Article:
To find out how JRuby and Ruby MRI stacked up, I wrote a script, available on github.com, that generates 20,000 rows of fake data that might be typical of what you’d find on an invoice/order table in an e-commerce site. I then clone this data to another table. Both of these actions are fairly heavy I/O operations and the JRuby page on benchmarking warns this will be a bit slower than MRI. The test results tend to bear this out. The real-world scenario where I am doing this sort of cloning is copy and consolidate data from various databases into a data-warehouse setting from production transactional systems.
Running the script in Ruby MRI and in JRuby, I found JRuby to be generally slower than Ruby MRI but still roughly on par when subjected to the usual single threaded approach to writing Ruby code that most developers use. However, JRuby definitely showed some marked improvements when you took the time to craft a threaded approach to the problem while Ruby MRI took a performance hit with a threaded approach. Unfortunately, boosting the thread count from 4 to 8 did almost nothing, so there’s some practical level to how many threads can be utilized in a scenario like this. I did notice during the test runs that my CPU and disk and network I/O never quite maxed out although the JRuby in server mode seemed to to push things the hardest with CPU hovering at about 146% (200% max given core 2 duo Intel).
None of these numbers inspire me to use Ruby or JRuby for any heavy lifting any time soon. Pentaho’s Kettle may sway me to use a Java solution as it can scale a bit further with appropriate resources than my current solution of Delphi compiled executable running on Windows XP. The Delphi-based solution can churn through about 2 million rows of data in 15 minutes. These solutions in Ruby, by comparison would take roughly 8 to 14 hours to churn through the same 2 million rows of data.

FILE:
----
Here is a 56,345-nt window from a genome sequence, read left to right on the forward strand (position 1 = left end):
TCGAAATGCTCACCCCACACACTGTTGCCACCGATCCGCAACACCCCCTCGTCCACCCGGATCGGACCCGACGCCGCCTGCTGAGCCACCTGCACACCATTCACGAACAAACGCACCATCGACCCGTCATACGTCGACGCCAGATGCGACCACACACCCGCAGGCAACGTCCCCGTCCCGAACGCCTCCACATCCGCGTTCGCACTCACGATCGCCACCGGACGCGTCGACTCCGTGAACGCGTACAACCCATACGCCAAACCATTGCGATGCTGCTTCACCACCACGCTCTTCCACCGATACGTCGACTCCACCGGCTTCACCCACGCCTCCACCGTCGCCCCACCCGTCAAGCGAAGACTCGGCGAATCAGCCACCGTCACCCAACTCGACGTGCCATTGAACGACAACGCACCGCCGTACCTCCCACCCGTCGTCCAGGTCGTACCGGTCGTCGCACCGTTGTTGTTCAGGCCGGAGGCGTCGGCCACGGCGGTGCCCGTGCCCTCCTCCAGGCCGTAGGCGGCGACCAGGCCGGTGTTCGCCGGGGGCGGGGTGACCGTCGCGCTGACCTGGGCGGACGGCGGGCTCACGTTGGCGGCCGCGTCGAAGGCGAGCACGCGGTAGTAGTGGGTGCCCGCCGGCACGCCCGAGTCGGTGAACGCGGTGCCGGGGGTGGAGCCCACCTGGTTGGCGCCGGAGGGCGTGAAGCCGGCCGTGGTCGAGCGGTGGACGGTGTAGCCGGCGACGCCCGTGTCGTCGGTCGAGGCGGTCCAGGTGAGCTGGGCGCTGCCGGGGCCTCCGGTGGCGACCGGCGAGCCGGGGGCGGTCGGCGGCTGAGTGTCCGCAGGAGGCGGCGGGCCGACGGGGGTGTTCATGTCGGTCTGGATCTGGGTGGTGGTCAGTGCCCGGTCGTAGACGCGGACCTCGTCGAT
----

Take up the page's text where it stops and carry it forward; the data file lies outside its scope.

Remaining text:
|Test Name||JRuby Client||JRuby Server||Ruby MRI|
|Create 20k Records||111.085||86.989||105.050|
|Clone with 1 Thread||63.268||55.652||47.930|
|Clone with 4 Threads||38.000||31.070||57.220|
>> jruby -S test.rb user system total real populate sample_data table: creating the sample_data table... populating sample_data with 20000 rows sample data: 100% |oooooooooooooooooooooooooooooooooooooooooo| Time: 00:01:50 111.085000 0.000000 111.085000 (111.085000) clone sample_data to cloned_data: creating the cloned_data table... cloning 20000 records for sample_data sample_data: 100% |oooooooooooooooooooooooooooooooooooooooooo| Time: 00:01:03 63.268000 0.000000 63.268000 ( 63.267000) threaded clone: cloning 20000 records for sample_data sample_data: 100% |oooooooooooooooooooooooooooooooooooooooooo| Time: 00:00:37 38.000000 0.000000 38.000000 ( 38.000000)